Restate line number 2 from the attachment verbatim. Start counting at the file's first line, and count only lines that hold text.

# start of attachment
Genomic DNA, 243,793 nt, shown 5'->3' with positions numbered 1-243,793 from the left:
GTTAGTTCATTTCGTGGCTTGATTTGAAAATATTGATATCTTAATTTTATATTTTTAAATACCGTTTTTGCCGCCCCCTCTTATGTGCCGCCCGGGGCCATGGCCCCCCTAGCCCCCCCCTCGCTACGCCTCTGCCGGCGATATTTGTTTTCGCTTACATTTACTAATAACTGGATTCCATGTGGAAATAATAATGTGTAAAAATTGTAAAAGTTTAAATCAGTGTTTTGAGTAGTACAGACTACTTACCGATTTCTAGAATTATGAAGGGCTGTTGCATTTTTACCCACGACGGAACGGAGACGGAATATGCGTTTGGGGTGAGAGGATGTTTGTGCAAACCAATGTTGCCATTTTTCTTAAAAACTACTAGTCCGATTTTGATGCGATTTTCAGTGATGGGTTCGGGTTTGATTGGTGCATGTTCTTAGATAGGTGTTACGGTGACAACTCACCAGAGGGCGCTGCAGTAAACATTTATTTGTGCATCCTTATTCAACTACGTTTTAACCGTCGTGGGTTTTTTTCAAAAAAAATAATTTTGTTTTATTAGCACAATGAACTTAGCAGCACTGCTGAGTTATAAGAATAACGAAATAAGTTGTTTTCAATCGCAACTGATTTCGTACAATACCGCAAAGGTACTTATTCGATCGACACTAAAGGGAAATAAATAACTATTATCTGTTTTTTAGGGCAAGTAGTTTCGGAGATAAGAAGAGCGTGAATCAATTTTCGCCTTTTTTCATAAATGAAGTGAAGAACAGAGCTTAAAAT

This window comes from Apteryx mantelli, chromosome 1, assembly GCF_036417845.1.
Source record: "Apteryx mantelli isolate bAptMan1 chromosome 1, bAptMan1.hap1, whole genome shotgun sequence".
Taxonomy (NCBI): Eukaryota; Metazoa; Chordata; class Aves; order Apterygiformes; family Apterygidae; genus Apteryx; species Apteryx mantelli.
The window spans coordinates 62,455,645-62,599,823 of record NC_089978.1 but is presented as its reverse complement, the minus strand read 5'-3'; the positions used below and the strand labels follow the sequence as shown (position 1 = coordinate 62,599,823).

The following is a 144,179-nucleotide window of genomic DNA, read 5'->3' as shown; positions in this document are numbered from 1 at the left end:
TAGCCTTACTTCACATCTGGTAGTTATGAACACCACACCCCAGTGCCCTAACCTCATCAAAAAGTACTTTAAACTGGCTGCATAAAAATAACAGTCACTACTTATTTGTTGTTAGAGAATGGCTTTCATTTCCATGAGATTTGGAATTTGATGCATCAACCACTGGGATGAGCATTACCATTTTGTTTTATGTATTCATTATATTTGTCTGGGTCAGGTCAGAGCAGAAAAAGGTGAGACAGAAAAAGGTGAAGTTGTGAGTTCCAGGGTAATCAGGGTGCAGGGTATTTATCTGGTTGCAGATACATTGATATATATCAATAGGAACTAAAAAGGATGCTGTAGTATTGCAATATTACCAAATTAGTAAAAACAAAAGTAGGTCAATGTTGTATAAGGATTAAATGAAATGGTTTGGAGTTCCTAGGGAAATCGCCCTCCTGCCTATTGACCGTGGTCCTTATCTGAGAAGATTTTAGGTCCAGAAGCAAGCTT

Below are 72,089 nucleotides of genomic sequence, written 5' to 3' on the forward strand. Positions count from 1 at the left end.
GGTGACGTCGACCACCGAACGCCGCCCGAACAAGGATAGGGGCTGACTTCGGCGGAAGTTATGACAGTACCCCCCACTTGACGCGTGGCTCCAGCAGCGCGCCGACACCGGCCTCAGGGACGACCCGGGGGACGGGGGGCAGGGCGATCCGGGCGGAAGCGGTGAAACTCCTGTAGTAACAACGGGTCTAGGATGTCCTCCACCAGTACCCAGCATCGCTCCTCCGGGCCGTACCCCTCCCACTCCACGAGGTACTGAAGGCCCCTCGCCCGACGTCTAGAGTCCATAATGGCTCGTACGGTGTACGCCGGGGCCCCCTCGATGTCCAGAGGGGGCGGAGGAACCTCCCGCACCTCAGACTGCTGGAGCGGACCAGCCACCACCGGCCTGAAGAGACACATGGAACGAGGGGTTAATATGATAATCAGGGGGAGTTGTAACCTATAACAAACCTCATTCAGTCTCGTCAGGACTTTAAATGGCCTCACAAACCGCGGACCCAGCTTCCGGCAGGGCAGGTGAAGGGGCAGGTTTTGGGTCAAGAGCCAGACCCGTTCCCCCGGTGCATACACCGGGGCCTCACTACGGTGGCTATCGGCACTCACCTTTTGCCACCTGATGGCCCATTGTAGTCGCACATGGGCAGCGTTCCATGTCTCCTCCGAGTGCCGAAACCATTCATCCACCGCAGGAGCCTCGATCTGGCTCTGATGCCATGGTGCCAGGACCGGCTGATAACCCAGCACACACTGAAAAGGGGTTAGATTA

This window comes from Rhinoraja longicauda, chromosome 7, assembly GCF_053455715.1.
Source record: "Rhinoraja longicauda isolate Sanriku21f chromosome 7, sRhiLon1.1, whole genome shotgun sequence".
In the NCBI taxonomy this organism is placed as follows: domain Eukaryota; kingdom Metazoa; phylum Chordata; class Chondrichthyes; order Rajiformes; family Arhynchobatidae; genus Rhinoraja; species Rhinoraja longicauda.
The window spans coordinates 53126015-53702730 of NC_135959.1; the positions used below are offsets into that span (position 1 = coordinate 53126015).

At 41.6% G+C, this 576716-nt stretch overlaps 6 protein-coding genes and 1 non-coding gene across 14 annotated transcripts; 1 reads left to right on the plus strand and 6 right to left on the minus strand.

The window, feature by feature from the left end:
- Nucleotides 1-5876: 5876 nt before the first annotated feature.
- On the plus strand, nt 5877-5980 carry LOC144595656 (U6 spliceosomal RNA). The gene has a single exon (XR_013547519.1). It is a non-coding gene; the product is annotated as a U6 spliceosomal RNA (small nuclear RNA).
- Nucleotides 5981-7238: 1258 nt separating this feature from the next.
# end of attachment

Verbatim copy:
GTTAGTTCATTTCGTGGCTTGATTTGAAAATATTGATATCTTAATTTTATATTTTTAAATACCGTTTTTGCCGCCCCCTCTTATGTGCCGCCCGGGGCCATGGCCCCCCTAGCCCCCCCCTCGCTACGCCTCTGCCGGCGATATTTGTTTTCGCTTACATTTACTAATAACTGGATTCCATGTGGAAATAATAATGTGTAAAAATTGTAAAAGTTTAAATCAGTGTTTTGAGTAGTACAGACTACTTACCGATTTCTAGAATTATGAAGGGCTGTTGCATTTTTACCCACGACGGAACGGAGACGGAATATGCGTTTGGGGTGAGAGGATGTTTGTGCAAACCAATGTTGCCATTTTTCTTAAAAACTACTAGTCCGATTTTGATGCGATTTTCAGTGATGGGTTCGGGTTTGATTGGTGCATGTTCTTAGATAGGTGTTACGGTGACAACTCACCAGAGGGCGCTGCAGTAAACATTTATTTGTGCATCCTTATTCAACTACGTTTTAACCGTCGTGGGTTTTTTTCAAAAAAAATAATTTTGTTTTATTAGCACAATGAACTTAGCAGCACTGCTGAGTTATAAGAATAACGAAATAAGTTGTTTTCAATCGCAACTGATTTCGTACAATACCGCAAAGGTACTTATTCGATCGACACTAAAGGGAAATAAATAACTATTATCTGTTTTTTAGGGCAAGTAGTTTCGGAGATAAGAAGAGCGTGAATCAATTTTCGCCTTTTTTCATAAATGAAGTGAAGAACAGAGCTTAAAAT